On average, only 37% of EU consumers are equipped with smart electricity meters. This is not in line with the strategic goal of 80% by 2020 agreed by all EU countries.

    Smart meters and dynamic price contracts are considered key for households to actively monitor electricity consumption. The European Commission believes that they can reduce annual energy consumption by up to 9%.

    According to the recommendations of the Agency for the Cooperation of Energy Regulators (ACER), consumers must receive monthly bills. However, today, in eight EU countries, consumers, according to ACER, receive their electricity bills once a year, and in a number of other countries – on a quarterly basis.

    Eurelectric notes that the enhancement of digital devices connected to the power grid will also require the harmonisation of energy policies, thus calling for calling for “a uniform implementation” of EU energy laws across member states in order to minimise regulatory barriers to innovation.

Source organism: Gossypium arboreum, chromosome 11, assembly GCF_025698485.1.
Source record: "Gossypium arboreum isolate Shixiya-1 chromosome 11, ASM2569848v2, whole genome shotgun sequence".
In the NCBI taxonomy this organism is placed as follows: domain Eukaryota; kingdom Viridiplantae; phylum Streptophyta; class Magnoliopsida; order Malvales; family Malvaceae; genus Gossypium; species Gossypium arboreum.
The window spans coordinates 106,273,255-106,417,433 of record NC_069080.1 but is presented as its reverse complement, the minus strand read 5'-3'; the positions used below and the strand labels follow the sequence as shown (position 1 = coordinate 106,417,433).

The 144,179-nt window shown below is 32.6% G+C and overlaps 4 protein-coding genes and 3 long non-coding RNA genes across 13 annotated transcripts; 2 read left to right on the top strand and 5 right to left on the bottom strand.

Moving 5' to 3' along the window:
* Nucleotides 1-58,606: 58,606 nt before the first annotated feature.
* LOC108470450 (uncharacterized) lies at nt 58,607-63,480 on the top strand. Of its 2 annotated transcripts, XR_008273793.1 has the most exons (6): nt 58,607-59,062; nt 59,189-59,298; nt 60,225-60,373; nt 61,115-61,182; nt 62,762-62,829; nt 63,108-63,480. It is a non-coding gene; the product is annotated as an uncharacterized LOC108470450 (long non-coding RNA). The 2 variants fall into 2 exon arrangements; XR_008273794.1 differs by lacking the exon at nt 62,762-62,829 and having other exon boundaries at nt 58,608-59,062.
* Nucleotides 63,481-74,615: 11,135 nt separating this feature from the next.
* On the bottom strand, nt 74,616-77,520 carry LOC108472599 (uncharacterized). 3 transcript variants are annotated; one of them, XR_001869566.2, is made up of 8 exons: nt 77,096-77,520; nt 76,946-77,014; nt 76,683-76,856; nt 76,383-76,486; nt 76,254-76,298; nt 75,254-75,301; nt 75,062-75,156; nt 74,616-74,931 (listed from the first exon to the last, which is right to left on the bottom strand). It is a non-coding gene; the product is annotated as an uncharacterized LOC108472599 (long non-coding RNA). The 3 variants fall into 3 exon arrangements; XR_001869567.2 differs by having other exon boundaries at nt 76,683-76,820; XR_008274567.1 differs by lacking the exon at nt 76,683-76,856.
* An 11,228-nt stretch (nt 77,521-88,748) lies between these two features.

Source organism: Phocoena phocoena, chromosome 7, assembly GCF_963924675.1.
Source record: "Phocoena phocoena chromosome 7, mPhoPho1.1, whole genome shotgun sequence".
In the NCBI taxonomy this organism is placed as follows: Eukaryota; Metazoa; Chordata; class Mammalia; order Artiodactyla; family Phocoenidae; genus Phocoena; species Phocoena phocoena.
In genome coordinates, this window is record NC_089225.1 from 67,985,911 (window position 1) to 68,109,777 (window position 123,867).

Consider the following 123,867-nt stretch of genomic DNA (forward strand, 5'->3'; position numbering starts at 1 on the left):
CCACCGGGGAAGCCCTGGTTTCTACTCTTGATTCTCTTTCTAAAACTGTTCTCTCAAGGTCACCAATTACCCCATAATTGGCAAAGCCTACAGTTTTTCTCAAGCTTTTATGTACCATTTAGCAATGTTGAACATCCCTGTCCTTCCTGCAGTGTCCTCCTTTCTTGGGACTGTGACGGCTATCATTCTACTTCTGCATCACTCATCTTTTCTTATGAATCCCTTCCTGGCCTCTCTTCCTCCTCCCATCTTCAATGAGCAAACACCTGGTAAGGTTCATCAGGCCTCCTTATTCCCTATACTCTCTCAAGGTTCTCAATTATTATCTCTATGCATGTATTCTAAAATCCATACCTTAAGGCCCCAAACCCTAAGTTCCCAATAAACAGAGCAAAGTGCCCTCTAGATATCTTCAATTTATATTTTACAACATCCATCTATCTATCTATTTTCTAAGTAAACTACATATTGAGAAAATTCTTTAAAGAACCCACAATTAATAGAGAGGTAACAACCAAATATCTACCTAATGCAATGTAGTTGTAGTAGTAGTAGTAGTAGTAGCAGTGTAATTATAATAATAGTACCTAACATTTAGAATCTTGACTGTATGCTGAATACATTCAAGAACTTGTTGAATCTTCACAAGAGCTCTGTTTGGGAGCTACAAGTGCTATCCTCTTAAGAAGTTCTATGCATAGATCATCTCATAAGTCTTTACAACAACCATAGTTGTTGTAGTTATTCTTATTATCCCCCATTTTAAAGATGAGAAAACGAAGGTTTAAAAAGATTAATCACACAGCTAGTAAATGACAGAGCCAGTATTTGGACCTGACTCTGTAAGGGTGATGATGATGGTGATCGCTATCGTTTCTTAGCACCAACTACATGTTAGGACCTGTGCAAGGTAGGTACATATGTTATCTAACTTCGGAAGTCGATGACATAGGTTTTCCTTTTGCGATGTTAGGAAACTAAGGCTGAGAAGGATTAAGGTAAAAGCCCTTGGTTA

5.Electricity consumption in China increased by 8.5% in 2018

    Electricity consumption in China in 2018 amounted to 6840 TWh, having increased by 8.5%, with an annual GDP growth of 6.6%. At the same time, its total volumes exceeded the figures of the previous six years. This is reported by the Caixin Global media group ( with reference to a report by the China Electricity Council (CEC).

    The lion’s share of consumption is accounted for by the secondary industry, which included the processing of raw materials and reached 40.7% of China’s total GDP in 2017. In 2018, electricity consumption by the secondary industry increased by 7.2% and amounted to 4720 TWh.

    In 2018, China commissioned 41.19 GW of thermal power plants (TPPs), which is 7.5% less than in 2017. The share of TPPs in generation in 2018 was 70.4%.

    The total capacity of wind and solar power plants, the most dynamic sector of the Chinese power industry, exceeded 350 GW. They jointly generated 543.5 TWh of electricity. During the year, the total generation of solar and wind power plants increased by 121.1 TWh. Taking into account HPPs, the share of RES in electricity generation reached 25.4% (compared with 25% in 2017).